Welcome back to Lessons from Anime!
Taking a break from talking about anything Durarara (my god) I want to give a spotlight to a particular favorite show of mine today. It’s not in my top 10 animes, but it is truly a master work and I’ve written posts about it before: Monster.
This is magnum opus of a thriller, with a wide spread of interesting characters, intrigue, and my favorite villain of all time in anything ever. But I want to talk more about the first aspect today, particularly, the lost art of the slow thriller.
I think we have an idea of thrillers these days that they have to be fast paced. You should be able to rip through them in a day and by the end, be left with your heart pounding. And while there is something to be said for the intense but short thriller, there is also something to be said for a different, but much more difficult route.
The slow thriller, is by no means boring. No, it’s just not littered with gun fights and action set pieces. It relies often on the intricacies of the human mind. Slow thrillers are psychological. While a fast thriller might make your heart race with anticipation, a slow thriller makes your heart race because you’re waiting for the other shoe to drop. You know something is going to happen, but you have no idea when and it puts you on edge.
While re-watching Monster, I was struck how well constructed it is as a thriller. It constantly makes you nervous. Constantly. Something idyllic? Nervous. Something quiet? Nervous. A pleasant, nice character is introduced? Nervous. It’s not that things always go wrong either. Sometimes everything turns out great and nice characters live. But you never know. Just about every episode I watched with my roommate, she said the phrase, ‘I don’t trust this’. Which is a pretty good sign that the thriller was doing its job.
So what does Monster do so well that makes it such a stellar, psychological thriller?
Well, it all connects back to the handling of its villain. It takes the first four episodes to build this guy up before revealing him in one of the most intense scenes I’ve ever watched. And then he disappears. His presence doesn’t disappear, but he does not arrive on screen for the next twenty episodes. Instead we just see the results of his work. We see his hand in several dangerous organizations. We meet a group of Neo-Nazis who want to make them their leader, and then stumble across their bodies as the villain has killed them all and written frightening messages on the wall.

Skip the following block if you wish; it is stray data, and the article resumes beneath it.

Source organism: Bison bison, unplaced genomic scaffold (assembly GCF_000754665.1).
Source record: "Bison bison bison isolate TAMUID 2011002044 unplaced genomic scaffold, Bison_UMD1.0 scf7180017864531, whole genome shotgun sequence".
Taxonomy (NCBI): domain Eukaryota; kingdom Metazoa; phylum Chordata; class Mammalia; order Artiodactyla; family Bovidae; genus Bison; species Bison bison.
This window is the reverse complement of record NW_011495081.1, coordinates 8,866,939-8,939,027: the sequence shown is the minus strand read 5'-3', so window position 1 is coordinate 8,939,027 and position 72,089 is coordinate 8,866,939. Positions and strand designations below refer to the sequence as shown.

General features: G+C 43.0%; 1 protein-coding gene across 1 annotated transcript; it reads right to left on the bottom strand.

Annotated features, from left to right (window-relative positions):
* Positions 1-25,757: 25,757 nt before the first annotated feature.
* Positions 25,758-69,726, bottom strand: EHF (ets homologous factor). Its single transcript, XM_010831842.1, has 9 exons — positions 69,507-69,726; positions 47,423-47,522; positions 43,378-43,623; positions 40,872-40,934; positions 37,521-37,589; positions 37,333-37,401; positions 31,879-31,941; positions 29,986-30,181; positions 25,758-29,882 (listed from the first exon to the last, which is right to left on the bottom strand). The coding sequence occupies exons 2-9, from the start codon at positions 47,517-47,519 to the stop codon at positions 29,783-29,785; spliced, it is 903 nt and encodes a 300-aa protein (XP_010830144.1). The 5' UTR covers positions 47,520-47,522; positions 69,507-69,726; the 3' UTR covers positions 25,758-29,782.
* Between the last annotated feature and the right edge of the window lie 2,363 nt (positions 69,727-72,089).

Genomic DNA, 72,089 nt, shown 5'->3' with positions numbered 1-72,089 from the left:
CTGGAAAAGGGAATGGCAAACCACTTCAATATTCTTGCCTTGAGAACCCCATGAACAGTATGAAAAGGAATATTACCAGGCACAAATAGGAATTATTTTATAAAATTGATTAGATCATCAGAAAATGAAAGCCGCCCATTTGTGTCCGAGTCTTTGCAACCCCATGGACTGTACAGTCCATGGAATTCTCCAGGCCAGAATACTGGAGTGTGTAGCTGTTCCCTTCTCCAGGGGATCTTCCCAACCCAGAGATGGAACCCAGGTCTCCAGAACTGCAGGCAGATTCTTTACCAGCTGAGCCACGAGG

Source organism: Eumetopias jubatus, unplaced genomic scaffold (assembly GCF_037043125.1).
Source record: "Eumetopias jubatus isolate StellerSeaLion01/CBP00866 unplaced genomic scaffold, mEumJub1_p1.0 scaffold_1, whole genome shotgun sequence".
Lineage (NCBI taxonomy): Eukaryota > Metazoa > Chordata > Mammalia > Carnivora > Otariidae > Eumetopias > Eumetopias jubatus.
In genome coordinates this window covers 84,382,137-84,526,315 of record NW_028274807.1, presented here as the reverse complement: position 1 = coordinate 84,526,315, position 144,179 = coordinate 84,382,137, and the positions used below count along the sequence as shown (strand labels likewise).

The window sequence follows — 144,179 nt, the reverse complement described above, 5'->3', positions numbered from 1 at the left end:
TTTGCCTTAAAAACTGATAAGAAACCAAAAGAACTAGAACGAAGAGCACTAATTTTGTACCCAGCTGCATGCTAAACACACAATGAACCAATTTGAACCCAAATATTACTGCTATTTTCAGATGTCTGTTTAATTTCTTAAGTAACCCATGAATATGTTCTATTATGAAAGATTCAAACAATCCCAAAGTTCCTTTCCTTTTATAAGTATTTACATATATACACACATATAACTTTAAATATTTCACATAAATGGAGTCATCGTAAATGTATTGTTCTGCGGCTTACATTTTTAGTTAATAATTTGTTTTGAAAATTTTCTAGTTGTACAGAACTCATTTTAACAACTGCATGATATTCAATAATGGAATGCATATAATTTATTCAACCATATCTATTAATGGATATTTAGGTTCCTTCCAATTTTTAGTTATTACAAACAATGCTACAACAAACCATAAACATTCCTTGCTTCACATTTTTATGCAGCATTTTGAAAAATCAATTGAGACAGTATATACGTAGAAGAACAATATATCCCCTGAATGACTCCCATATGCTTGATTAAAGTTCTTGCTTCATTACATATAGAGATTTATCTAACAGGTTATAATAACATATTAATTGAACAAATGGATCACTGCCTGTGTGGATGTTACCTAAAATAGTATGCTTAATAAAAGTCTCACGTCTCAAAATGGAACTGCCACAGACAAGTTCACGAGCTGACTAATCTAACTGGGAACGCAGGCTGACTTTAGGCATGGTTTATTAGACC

When he finally does show up, he does so very casually at the end of an episode that seemed like another fake out for his reveal. And then--boom--he just walks up two characters and engages in casual conversation with them. It’s a great sort of bait and switch.
When we’re not paranoid about the villain, we’re paranoid for the hero who is accused of murder. Every nice person he meets, we wonder if they will ultimately turn him in. The show puts us into his head, giving us a great view of his fear and distrust, contrasting it with his desire to help people even if they turn them in.
Most importantly, the show holds the answers back. The show is dedicated to finding out what made the villain the monster that he is. At first, it seems that his evil was born in a brutal orphanage. But we find out he was screwed up before that. It’s possible that he has an alternate personality because of messages he writes, but then it turns out he’s just quoting a picture book. At some point you’re watching the show just because you want to figure this guy out. And his ultimate fall off the wagon into the depths of depravity is something so oddly simple, which I won’t spoil here. The show isn’t interested in doling out answers immediately. They give them little by little to keep its watchers chomping at the bit the whole way through.
If you’re looking for a good example of a slow burn, psychological thriller, this is the show to watch. It will keep you on the edge of your seat, make you nervous, but also be one heck of a ride.